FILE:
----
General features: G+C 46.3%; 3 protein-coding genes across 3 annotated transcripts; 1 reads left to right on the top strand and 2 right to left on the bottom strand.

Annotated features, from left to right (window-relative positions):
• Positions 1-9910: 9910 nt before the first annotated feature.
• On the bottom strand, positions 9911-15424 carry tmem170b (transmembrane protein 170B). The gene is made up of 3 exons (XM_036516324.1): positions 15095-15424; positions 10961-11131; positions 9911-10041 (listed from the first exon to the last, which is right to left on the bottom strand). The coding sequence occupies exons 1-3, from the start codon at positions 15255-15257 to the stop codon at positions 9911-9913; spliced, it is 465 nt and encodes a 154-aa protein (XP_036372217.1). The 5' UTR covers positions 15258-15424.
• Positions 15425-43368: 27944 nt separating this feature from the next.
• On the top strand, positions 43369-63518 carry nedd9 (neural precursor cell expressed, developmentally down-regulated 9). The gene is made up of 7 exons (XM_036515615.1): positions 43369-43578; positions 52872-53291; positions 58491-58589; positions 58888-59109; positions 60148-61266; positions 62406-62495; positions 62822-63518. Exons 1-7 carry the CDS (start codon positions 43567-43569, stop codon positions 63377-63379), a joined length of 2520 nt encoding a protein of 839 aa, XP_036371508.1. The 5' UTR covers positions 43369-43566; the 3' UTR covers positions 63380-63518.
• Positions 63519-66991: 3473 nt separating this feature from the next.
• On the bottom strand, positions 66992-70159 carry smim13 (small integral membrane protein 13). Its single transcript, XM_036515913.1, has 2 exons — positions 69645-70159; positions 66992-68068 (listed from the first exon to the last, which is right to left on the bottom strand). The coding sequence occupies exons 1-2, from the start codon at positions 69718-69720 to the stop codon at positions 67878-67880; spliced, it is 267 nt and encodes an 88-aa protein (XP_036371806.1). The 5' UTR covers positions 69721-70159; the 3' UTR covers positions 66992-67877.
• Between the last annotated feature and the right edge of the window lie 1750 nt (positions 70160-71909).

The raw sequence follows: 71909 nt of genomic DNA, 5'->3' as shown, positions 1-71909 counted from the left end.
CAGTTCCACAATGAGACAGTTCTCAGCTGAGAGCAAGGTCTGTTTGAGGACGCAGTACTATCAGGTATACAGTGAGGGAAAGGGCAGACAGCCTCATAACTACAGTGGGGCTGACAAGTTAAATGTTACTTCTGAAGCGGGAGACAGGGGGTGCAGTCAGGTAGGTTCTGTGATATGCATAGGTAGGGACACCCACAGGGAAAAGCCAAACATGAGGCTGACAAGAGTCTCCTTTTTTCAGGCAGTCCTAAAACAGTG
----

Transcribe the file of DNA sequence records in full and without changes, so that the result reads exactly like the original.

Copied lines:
General features: G+C 46.3%; 3 protein-coding genes across 3 annotated transcripts; 1 reads left to right on the top strand and 2 right to left on the bottom strand.

Annotated features, from left to right (window-relative positions):
• Positions 1-9910: 9910 nt before the first annotated feature.
• On the bottom strand, positions 9911-15424 carry tmem170b (transmembrane protein 170B). The gene is made up of 3 exons (XM_036516324.1): positions 15095-15424; positions 10961-11131; positions 9911-10041 (listed from the first exon to the last, which is right to left on the bottom strand). The coding sequence occupies exons 1-3, from the start codon at positions 15255-15257 to the stop codon at positions 9911-9913; spliced, it is 465 nt and encodes a 154-aa protein (XP_036372217.1). The 5' UTR covers positions 15258-15424.
• Positions 15425-43368: 27944 nt separating this feature from the next.
• On the top strand, positions 43369-63518 carry nedd9 (neural precursor cell expressed, developmentally down-regulated 9). The gene is made up of 7 exons (XM_036515615.1): positions 43369-43578; positions 52872-53291; positions 58491-58589; positions 58888-59109; positions 60148-61266; positions 62406-62495; positions 62822-63518. Exons 1-7 carry the CDS (start codon positions 43567-43569, stop codon positions 63377-63379), a joined length of 2520 nt encoding a protein of 839 aa, XP_036371508.1. The 5' UTR covers positions 43369-43566; the 3' UTR covers positions 63380-63518.
• Positions 63519-66991: 3473 nt separating this feature from the next.
• On the bottom strand, positions 66992-70159 carry smim13 (small integral membrane protein 13). Its single transcript, XM_036515913.1, has 2 exons — positions 69645-70159; positions 66992-68068 (listed from the first exon to the last, which is right to left on the bottom strand). The coding sequence occupies exons 1-2, from the start codon at positions 69718-69720 to the stop codon at positions 67878-67880; spliced, it is 267 nt and encodes an 88-aa protein (XP_036371806.1). The 5' UTR covers positions 69721-70159; the 3' UTR covers positions 66992-67877.
• Between the last annotated feature and the right edge of the window lie 1750 nt (positions 70160-71909).

The raw sequence follows: 71909 nt of genomic DNA, 5'->3' as shown, positions 1-71909 counted from the left end.
CAGTTCCACAATGAGACAGTTCTCAGCTGAGAGCAAGGTCTGTTTGAGGACGCAGTACTATCAGGTATACAGTGAGGGAAAGGGCAGACAGCCTCATAACTACAGTGGGGCTGACAAGTTAAATGTTACTTCTGAAGCGGGAGACAGGGGGTGCAGTCAGGTAGGTTCTGTGATATGCATAGGTAGGGACACCCACAGGGAAAAGCCAAACATGAGGCTGACAAGAGTCTCCTTTTTTCAGGCAGTCCTAAAACAGTG